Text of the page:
At home on Hotham Hill
The Hotham History Project holds regular talks and walks on topics of local interest. Our next presentation will be given by Guy Murphy who has 20 years’ experience as a heritage consultant.
His book, describing the grand house built by Robert Langford on the corner of Dryburgh and Curran streets, is called At Home on Hotham Hill, published by the Hotham History Project in 2004.
Subtitled “A portrait of a nineteenth century entrepreneur”, the book does much more than just tell Langford’s story, but sets it in the context of the development of the municipality of Hotham that in 1887 was to become North Melbourne, and the wider social history of Victoria.
Langford was aged six when he arrived in Melbourne with his family in 1857. His father, John, worked as a fruiterer in Melbourne’s Eastern Market, where Robert was able to gain skills in the marketing business prior to setting himself up as a seller of fish in the market where Flinders Street Station now stands. His business became highly successful, and he was able to consolidate his financial success by involving himself in real estate and property development.
In 1880 Robert built his home, Milton Hall, on the corner of Dryburgh and Curran streets. It was a two-storey brick house of 10 rooms.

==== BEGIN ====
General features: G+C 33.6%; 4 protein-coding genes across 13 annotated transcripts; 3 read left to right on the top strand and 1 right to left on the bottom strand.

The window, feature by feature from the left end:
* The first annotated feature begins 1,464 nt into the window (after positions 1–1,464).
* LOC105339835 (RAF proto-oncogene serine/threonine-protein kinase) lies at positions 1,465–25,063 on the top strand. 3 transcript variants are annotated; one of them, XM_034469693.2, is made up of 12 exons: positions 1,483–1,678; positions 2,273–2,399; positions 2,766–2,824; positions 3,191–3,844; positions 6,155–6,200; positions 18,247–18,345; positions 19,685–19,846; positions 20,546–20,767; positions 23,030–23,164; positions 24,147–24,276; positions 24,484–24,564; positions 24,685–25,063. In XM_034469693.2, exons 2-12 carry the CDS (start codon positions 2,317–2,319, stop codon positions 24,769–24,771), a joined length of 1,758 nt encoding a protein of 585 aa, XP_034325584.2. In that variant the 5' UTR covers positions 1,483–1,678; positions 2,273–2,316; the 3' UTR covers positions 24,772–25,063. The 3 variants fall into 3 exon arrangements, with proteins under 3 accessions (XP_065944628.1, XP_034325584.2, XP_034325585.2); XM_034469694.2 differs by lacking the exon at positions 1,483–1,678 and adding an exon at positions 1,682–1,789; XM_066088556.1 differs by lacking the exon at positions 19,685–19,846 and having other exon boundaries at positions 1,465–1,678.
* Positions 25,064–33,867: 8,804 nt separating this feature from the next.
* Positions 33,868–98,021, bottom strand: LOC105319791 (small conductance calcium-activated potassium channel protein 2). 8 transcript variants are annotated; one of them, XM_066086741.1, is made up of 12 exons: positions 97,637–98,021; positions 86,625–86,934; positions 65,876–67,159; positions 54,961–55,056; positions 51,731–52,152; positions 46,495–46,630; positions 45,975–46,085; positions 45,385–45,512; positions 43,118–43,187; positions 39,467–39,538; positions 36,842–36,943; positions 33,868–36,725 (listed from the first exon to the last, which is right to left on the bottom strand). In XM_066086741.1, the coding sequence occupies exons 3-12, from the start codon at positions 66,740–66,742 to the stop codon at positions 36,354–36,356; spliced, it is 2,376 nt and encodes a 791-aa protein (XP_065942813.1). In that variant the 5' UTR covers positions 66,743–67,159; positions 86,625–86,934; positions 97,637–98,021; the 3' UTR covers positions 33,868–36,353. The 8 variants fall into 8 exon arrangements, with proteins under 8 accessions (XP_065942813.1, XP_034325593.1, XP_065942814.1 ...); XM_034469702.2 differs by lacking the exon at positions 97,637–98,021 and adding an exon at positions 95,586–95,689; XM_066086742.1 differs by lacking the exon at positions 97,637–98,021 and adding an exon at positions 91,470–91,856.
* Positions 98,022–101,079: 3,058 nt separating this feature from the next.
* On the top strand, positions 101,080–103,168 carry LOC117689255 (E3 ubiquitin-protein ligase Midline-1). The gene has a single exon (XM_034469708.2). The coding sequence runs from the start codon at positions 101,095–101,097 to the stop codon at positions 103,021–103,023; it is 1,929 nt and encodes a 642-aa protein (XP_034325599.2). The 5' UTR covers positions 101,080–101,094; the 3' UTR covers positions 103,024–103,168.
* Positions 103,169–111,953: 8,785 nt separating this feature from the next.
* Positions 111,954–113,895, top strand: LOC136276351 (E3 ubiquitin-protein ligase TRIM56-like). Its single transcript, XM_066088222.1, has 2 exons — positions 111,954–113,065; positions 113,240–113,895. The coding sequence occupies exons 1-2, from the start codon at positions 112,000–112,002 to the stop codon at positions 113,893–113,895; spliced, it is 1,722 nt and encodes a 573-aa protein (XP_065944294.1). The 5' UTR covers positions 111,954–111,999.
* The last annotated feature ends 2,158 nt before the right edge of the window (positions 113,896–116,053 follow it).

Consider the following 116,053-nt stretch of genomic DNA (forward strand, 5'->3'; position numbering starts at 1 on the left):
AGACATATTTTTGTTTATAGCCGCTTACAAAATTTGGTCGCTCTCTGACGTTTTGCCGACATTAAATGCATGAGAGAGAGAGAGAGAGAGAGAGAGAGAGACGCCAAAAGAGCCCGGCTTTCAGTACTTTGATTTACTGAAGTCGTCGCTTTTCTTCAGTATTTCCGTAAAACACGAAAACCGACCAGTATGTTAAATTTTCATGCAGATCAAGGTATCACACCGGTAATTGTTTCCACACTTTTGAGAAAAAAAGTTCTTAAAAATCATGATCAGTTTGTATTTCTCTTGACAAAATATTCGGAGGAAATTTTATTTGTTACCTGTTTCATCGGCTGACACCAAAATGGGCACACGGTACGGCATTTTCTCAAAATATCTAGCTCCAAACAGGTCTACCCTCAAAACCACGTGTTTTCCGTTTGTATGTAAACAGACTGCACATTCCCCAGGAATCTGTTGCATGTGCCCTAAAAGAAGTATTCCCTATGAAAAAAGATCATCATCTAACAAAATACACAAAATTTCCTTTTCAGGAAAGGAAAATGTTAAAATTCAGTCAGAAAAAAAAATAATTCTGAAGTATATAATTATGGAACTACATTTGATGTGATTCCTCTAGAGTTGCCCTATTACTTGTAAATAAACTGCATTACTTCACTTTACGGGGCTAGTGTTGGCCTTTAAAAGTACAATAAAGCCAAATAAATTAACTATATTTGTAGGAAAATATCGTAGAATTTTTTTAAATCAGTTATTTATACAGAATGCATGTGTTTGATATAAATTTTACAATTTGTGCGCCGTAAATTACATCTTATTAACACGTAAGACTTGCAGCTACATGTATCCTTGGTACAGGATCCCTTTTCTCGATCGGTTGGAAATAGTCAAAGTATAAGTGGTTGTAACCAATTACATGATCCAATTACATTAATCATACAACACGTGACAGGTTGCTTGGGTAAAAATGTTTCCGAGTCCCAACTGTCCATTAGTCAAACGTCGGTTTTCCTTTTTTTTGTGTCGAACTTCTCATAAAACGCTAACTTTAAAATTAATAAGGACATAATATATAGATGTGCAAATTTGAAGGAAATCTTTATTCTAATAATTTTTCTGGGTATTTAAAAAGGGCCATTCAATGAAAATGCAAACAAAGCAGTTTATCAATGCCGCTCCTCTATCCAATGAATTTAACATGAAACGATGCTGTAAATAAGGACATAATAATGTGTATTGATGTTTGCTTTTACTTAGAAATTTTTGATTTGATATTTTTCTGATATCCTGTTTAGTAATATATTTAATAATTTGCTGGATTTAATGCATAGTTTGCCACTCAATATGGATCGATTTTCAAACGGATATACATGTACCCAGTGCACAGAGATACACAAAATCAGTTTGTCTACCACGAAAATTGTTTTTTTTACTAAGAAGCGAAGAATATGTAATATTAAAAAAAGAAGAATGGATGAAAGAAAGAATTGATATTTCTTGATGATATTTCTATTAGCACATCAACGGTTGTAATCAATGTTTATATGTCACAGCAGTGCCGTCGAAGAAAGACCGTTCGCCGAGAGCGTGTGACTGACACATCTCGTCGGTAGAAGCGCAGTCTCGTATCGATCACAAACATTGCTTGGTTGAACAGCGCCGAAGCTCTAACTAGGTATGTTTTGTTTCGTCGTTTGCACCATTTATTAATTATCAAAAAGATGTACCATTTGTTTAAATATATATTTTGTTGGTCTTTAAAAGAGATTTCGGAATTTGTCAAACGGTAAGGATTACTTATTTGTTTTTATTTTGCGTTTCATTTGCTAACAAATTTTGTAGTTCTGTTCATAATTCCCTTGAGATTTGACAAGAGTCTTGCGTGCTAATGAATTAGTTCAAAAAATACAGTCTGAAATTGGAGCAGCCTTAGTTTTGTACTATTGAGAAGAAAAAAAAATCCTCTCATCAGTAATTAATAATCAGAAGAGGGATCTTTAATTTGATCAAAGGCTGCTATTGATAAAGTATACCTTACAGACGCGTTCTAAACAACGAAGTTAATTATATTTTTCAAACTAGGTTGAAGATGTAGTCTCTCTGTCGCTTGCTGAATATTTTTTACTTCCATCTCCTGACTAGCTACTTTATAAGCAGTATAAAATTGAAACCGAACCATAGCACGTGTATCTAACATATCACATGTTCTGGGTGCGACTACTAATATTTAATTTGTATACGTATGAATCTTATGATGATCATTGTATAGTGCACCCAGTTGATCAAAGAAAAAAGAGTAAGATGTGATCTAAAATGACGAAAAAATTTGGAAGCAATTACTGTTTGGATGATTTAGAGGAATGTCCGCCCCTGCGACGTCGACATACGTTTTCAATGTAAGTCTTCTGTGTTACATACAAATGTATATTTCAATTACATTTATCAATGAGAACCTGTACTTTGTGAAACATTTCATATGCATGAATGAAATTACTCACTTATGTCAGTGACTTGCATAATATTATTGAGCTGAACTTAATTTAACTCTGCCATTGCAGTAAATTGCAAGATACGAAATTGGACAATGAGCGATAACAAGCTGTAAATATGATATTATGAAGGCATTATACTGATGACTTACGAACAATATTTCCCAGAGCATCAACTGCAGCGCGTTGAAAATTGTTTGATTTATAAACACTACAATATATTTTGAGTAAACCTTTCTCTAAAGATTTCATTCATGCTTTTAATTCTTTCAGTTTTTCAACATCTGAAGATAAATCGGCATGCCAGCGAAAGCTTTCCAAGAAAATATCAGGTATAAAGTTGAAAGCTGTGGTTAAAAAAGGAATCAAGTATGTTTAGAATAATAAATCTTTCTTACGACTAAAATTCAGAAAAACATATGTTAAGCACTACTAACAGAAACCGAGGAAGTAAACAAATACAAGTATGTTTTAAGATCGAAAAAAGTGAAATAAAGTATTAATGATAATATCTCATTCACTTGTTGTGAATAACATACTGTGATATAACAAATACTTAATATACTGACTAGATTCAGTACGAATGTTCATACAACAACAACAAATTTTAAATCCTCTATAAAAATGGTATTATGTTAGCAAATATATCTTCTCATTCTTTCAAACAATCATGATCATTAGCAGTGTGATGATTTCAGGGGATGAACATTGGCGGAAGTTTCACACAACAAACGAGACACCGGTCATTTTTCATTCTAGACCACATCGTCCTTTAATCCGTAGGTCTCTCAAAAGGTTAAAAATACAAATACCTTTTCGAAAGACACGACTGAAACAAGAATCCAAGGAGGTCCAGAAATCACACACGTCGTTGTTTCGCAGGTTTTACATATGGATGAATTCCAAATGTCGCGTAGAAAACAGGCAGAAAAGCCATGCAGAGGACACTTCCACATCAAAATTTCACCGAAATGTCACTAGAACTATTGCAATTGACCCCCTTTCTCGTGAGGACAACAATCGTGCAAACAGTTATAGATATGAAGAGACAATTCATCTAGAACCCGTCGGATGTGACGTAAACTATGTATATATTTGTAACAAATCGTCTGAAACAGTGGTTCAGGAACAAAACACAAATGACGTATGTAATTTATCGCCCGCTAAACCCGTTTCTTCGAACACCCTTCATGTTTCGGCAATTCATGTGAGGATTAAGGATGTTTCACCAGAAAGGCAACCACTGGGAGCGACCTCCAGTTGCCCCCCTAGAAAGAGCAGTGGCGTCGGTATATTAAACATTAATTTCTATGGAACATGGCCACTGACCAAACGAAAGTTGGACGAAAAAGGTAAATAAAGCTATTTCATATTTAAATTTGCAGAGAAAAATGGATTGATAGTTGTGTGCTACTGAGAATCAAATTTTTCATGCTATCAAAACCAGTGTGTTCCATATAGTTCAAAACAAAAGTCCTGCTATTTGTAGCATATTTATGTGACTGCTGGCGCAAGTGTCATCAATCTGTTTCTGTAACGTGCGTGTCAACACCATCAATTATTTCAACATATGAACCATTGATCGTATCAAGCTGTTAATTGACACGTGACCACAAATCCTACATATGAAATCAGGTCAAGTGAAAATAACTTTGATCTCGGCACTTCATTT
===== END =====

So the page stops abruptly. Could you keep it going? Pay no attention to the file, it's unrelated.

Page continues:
He was elected to the Hotham Council in 1883, serving one term as Mayor in 1883-84. His wife, Elizabeth, excelled at hosting both private and public functions at the Town Hall, and the first that is recorded was a housewarming party celebrating their new home, Milton Hall. The Town Hall was the chosen venue because they had invited 180 guests. The year of his mayorality was a social whirl, culminating in the ball to celebrate the end of his term which was attended by more than 300 guests.
He resigned as a councillor in 1887. This was the year in which he sold Milton Hall and he moved to Hawthorn. But this was not the end of Robert’s business or political career as Guy Murphy describes in his book, including his attempt to enter state politics and his losses as a result of the Great Depression of the early 1890s. He died from peritonitis in 1915.
Guy is also going to talk about new information that has come to hand in the 18 years since publication, information that has become more readily available with online newspapers that make searching for historical details so much easier. He will also reflect on what he has learnt about the writing of history in the intervening years.
Details of the talk will be available through the Hotham History Project website: hothamhistory.org.au. Books can also be purchased online at a cost of $25 •